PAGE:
The great disruptor: Adding a human touch to AI in HR

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  • Date posted

    Aug 22, 2023

  • Estimated reading time

    4 minutes

The great disruptor: Adding a human touch to AI in HR

Artificial intelligence stands to disrupt much of everyday life for businesses and consumers alike. With all these advancements, how do companies keep the “human” part of human resources intact?

When it comes to AI in the workplace, many employees now have access to powerful tools to help them perform their duties. This even allows them to automate and optimize entire operations.

There is no denying that AI can be a powerful tool. It can streamline HR processes and bolster efforts in recruiting, hiring, onboarding, employee success, and professional development.

But as HR processes become increasingly automated, it's important to purposefully retain the human touch along various touchpoints and experiences.

Useful or disruptive? The impact of AI on HR

AI is a broad term describing a wide range of technologies. HR teams may use AI tools to analyze applicant information, track candidates, identify talent, create employee educational materials, and more.

AI insights can also change how organizations approach employee success, inform new metrics, and enable data-driven decision-making. In short, the impact of AI on HR is extensive. The catch? AI is not perfect.

Not only can AI systems make errors, but AI may also carry additional risks, including the potential for bias. As we automate more systems, we cannot forget the importance of human involvement and decision-making in human resources.

When (and when not) to use AI for HR tasks

Many HR teams and professionals are grappling with the same question: When is it appropriate to use AI for HR tasks? Can you use it to draft an email? What about generating internal policy guidelines?

When it comes to new technology, it can be confusing to determine exactly when they are appropriate to use or rely on. Especially in the case of something as novel and innovative as AI. Some regulators, ethics experts, and even sociologists are still scrambling to understand this new tech.

It's important to be intentional about choosing which tasks you will automate or complete manually. If you're not sure how to proceed, consider the following as a starting point.

When in doubt, do it yourself

It's not always clear if using AI for a specific situation is appropriate. However, it is helpful to remember that, until recently, generative AI did not exist. That means the risks of not using AI tend to be minimal.

Ask yourself if the risk outweighs the reward. For example, if you are working on a confidential or internal policy, the risks of getting it wrong far outweigh the risks of working on it the old-fashioned way. AI is a great brainstorming tool, or a helpful place to start, but always apply a critical eye to the work.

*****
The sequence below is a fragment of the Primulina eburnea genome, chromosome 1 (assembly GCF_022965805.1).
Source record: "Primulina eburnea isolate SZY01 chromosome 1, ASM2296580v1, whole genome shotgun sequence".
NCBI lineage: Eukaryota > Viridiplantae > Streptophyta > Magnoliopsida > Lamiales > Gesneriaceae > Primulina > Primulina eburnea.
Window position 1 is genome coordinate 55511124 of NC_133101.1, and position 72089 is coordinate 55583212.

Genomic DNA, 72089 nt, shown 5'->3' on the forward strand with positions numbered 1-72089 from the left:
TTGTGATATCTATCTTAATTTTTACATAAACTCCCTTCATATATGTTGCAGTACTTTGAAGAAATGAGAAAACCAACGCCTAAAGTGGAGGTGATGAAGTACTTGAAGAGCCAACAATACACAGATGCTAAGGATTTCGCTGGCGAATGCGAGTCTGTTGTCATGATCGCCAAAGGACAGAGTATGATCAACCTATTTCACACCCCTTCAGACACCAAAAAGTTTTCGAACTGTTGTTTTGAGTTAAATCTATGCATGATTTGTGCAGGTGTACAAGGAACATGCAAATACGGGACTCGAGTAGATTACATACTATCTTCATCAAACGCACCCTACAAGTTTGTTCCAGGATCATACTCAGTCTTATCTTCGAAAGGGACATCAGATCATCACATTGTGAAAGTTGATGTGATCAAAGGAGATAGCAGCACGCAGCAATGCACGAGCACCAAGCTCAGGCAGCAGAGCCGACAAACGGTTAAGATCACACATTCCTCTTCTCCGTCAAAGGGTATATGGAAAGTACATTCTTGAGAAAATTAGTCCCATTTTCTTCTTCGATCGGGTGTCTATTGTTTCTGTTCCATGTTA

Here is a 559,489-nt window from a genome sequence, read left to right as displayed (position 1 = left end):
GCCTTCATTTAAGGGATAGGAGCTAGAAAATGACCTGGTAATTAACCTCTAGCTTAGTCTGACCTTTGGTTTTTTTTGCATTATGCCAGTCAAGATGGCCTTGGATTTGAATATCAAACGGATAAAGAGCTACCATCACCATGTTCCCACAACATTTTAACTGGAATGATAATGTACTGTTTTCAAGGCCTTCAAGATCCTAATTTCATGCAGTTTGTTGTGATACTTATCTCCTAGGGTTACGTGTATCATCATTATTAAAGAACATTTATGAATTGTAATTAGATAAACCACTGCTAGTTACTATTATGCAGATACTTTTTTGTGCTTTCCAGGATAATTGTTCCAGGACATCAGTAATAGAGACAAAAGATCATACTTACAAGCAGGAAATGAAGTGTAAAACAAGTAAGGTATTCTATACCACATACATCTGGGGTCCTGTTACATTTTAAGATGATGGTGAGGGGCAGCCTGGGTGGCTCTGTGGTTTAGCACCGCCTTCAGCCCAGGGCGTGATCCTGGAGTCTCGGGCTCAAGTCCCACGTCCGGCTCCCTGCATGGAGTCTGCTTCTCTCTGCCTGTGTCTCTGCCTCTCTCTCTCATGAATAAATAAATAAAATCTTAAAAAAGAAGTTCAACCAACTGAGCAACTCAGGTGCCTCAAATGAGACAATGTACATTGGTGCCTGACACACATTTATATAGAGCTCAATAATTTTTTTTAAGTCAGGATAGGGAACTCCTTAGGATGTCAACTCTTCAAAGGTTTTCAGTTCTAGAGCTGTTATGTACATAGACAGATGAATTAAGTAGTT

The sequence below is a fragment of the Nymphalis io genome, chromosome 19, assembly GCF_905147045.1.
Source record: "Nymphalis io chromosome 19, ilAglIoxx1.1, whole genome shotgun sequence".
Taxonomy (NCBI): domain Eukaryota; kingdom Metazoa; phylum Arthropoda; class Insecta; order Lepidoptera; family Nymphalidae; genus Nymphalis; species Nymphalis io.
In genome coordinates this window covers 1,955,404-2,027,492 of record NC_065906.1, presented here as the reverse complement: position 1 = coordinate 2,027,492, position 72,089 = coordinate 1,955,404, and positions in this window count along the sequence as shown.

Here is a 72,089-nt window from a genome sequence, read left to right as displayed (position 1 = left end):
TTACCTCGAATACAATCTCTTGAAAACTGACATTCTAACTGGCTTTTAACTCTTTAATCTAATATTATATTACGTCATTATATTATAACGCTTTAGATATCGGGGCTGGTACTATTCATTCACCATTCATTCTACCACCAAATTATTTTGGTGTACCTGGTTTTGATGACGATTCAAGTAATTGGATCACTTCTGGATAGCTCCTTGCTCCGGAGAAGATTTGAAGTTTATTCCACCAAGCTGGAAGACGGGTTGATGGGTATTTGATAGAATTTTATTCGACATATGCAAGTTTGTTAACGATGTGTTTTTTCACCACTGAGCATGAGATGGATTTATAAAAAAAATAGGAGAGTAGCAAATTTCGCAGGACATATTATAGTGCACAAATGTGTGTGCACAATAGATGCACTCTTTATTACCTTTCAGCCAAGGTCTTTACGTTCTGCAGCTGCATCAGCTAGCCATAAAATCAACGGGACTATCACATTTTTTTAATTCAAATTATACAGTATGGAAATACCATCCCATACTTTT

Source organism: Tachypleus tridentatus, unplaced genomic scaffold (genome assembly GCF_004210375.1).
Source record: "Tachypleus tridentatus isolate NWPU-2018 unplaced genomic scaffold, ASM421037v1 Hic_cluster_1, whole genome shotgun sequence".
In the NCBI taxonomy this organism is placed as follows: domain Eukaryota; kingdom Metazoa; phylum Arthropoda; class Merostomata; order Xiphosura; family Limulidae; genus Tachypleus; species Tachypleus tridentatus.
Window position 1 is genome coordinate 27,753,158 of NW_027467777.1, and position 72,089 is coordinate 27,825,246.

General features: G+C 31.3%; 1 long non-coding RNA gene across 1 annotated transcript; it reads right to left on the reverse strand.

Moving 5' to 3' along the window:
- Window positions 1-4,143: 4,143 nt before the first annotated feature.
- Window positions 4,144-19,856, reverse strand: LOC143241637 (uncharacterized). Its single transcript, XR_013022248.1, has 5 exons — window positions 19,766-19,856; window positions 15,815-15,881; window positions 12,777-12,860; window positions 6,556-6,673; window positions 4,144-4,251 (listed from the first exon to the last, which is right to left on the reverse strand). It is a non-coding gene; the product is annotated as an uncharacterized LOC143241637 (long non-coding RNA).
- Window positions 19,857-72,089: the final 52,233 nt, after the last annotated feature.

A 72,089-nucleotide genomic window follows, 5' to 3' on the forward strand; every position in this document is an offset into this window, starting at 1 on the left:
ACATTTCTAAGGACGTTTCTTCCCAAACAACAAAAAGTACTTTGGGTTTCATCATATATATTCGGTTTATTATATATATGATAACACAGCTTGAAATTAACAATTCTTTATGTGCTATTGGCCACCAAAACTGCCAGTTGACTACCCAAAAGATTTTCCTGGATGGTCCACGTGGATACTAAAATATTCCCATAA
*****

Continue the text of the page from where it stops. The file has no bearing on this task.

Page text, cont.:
On the flip side, AI tools can be great resources for streamlining repetitive or lower-stakes work. This allows HR professionals to free up their time for more critical, personal, or high-value tasks.

Consider if you need personalization or empathy

Humans need other humans. One of the most valuable skills for any professional—but especially HR professionals—is empathy. And no matter how intelligent the system, traits like understanding and empathetic reasoning are better left to human judgment.

Delicate situations like performance evaluations and employee grievances require the nuanced understanding and emotional intelligence that only human HR professionals can provide.

Taking a more personal approach to these types of tasks is essential for creating more psychological safety at work. Failing to prioritize empathetic communication can lead to a lack of safety and comfort within your team, ultimately resulting in disengagement and eroded trust. It's important to know your employees as individuals and tailor your communications around their unique needs. AI tools cannot replace the power of genuine human connection.

Avoid sharing confidential information

Many AI tools cannot guarantee data security. It can be risky to share private or sensitive information in a conversation with any online platform. There is always a possibility of data breaches or unauthorized access, so it is important to exercise caution.

Experts like Emily Killham, Director of Research and Insights at Perceptyx, stress the need for caution when it comes to AI in human resources. Here is what she had to say in a recent SHRM article:

Having a clear policy in place about trade secrets, personal information and GenAI will be important so that no one inadvertently causes a data privacy issue.

It’s also important to ask questions like: What happens to my data once it enters this system? How can an AI tool use my data? Is it kept confidential? All of these are key factors to consider before using AI for HR projects.

What does this mean for your use of AI in HR?

As the world embraces rapidly advancing technologies, it is important to ensure that HR does not lose that vital human touch. When in doubt, default to human oversight and remember that anything AI generates should be reviewed by an actual person.

Balancing AI's efficiency and human interactions is important for creating an HR environment that maximizes technology and relationships.

Ready to dive into the "human" side of human resources? Discover the power of people-first, empathetic leadership in our next blog.

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